Saturday, March 21st, 2015
A woman was found dead, lying on a massage table with bloody gauze on her buttocks inside a business that performs eyelash extensions in Dallas on February 19th. It appears that this woman had paid about $520 to have something injected into her buttocks as a buttock enlargement procedure. Exactly who injected exactly what is not clear at this point, but arrest warrants have been issued for Denise Ross, who goes by the name of Wee Wee, and her transgender companion Jimmy Joe Clarke, who goes by the name Alicia, for practicing medicine without a license (both are pictured above). This is such a tragic story, and unfortunately it's not all too uncommon. News reports keep popping up about people who have silicone injected directly into their buttocks or breasts, the procedure being performed by someone who may be in the area only for the weekend. Complications occur, and the injector has long-since vanished.
It is precisely because of tragedies like this that credentialing is so important. One type of credentialing is word of mouth. A friend or colleague went to this place or that place, had something done, was happy with the result, and she tells you about it or posts a positive review online. That type of credentialing can be very helpful and may (or may not) come from a trustworthy source. In medicine, another type of credentialing comes through certification by a Board recognized by the American Board of Medical Specialties (ABMS). This is an entity composed of 24 medical specialty Boards. The American Board of Plastic Surgery is one of the twenty-four. Doctors who are Board Certified by one of the 24 ABMS member Boards and who participate in the Maintenance of Certification program are part of a demanding process that repeatedly assesses and enhances their professionalism, judgement, medical knowledge, and clinical techniques. ABMS and its member Boards establish lifelong learning standards that ensure physicians keep abreast of the latest practices and treatments. Before becoming Board Certified by the American Board of Plastic Surgery, a candidate must have completed a plastic surgery training program at an accredited institution. A list of those institutions reads like a Who's Who, including essentially every major university medical center you have ever heard of. A surgeon cannot become Board Certified by the American Board of Plastic Surgery without completing training at one of these 100+ member institutions.
From time to time I'll Google some key words, like 'breast augmentation Fort Worth', just to see what pops up. Occasionally I run across something unexpected, like a website of a surgeon that is new to the area, or at least new to me. So, I'll look at the website and try to find out a bit about the doctor. Who is he/she? What type of practice is it? Where did the doctor do his/her training? What types of certification does he/she (I'll just use 'he' or 'his' from this point forward) have? Sometimes the information is easy to find on the site. Sometimes it's almost impossible. As consumers we all want to know as much as possible about the products and services we buy. With something as important, even 'intimate', as surgery, we have a right to know what qualifications a person who may be operating on us has. One thing I've found as I've looked at these various websites is that a doctor who trained in plastic surgery will display that training proudly on the first page of the website and on his biography page. It's not hidden in the website somewhere; you don't have to dig through pages of the site to find it. A surgeon who is certified by the American Board of Plastic Surgery displays that information on page one. On the other hand, another thing I see a lot on websites relates to doctors who say they are 'Cosmetic Surgeons'. Frequently those sites look great. Lots of animation on the site, lots of color, lots of pictures, even some nice testimonials. All of this sounds and looks just great, and often these are very good doctors and surgeons. Something that bothers me about many sites like this, however, is that it's often hard to find out the details. What is the doctor's background, and where did he do his training? It may be surprising to learn that often these doctors originally did their training in something like family practice or radiology, then decided to start doing cosmetic surgery. In situations like that, it might be worth knowing how exactly the doctor got into doing particular procedures, for instance, liposuction or breast augmentation. Did he attend a weekend course and start doing it? On many of these types of websites that information just is not displayed. The websites look great, but the depth of content regarding training is lacking. And that, at least to me, raises questions.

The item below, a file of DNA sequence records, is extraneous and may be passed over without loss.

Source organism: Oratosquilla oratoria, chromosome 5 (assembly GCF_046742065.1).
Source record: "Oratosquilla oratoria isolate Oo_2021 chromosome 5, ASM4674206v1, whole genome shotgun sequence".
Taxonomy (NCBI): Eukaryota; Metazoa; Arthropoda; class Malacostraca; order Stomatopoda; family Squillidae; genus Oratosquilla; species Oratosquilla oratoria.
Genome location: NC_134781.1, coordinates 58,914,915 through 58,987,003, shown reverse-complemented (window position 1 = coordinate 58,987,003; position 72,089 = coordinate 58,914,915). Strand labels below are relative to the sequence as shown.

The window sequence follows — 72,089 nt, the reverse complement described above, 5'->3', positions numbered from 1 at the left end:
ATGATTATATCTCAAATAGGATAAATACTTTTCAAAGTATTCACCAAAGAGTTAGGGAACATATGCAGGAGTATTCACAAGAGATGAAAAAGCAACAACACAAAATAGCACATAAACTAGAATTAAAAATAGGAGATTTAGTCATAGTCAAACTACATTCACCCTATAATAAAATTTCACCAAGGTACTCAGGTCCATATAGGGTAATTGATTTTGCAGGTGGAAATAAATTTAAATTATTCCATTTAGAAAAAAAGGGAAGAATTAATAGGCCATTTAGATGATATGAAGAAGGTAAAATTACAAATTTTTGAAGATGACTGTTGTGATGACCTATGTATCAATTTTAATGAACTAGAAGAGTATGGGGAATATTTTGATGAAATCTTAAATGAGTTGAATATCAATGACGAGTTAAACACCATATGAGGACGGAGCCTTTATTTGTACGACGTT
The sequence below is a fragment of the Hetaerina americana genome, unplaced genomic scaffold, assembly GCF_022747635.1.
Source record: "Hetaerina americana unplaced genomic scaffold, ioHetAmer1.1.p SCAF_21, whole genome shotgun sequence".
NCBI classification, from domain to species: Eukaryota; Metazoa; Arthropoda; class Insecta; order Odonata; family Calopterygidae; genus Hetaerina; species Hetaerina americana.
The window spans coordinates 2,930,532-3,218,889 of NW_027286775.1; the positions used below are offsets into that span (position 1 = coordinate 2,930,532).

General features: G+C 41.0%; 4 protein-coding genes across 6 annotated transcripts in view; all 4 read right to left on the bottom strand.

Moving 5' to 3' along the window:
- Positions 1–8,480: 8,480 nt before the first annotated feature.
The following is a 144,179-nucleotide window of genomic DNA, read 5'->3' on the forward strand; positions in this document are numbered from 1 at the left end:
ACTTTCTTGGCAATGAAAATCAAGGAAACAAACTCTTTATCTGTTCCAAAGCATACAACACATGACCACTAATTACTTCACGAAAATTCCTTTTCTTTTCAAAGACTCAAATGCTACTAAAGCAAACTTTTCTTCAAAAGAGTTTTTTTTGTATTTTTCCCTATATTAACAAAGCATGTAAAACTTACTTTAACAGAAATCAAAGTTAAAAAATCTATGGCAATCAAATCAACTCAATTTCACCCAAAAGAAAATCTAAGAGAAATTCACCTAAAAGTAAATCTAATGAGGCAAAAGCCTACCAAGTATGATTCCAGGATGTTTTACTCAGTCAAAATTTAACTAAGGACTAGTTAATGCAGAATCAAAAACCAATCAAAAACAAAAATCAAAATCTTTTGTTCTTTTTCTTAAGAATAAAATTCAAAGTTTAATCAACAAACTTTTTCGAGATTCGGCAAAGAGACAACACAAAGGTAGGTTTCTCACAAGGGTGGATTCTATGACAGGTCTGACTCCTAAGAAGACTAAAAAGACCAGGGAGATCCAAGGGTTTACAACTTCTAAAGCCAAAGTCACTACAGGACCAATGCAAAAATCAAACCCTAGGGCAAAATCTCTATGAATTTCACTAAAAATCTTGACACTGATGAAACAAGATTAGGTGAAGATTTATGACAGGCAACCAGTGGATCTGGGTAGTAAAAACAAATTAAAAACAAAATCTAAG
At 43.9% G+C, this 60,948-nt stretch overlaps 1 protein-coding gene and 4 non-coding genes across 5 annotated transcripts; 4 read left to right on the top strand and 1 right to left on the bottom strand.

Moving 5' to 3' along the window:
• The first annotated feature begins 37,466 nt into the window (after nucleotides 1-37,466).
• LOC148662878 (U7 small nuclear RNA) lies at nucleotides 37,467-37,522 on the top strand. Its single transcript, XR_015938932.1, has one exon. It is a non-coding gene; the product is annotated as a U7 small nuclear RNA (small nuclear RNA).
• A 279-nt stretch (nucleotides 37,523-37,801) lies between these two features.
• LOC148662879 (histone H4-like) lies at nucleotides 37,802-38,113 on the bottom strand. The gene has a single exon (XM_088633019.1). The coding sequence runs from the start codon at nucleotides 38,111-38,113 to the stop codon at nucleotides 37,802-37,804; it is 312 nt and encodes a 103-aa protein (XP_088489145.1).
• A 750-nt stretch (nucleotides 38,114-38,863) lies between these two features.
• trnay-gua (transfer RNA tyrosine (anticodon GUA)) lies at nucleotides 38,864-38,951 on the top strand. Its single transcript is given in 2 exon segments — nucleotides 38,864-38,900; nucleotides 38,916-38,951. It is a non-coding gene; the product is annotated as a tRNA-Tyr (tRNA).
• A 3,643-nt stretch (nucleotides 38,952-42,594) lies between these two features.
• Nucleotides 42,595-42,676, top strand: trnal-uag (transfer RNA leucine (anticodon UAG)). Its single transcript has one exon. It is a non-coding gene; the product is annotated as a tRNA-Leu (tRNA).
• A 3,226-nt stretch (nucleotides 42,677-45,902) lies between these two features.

I am not comparing these doctors to the unknown, non-physicians who inject unknown substances into people, similar to the situation mentioned at the beginning of this blog. To be a licensed physician in Texas, a doctor has to have undergone verified training and passed specific examinations. On the other hand a random person injecting unknown substances into buttocks in a nail salon...well let's just say his or her training is more suspect. What it really comes down to is this: credentialing matters. Word of mouth and positive online reviews are helpful. Board certification in Plastic Surgery or Cosmetic Surgery is, at least in my opinion, essential.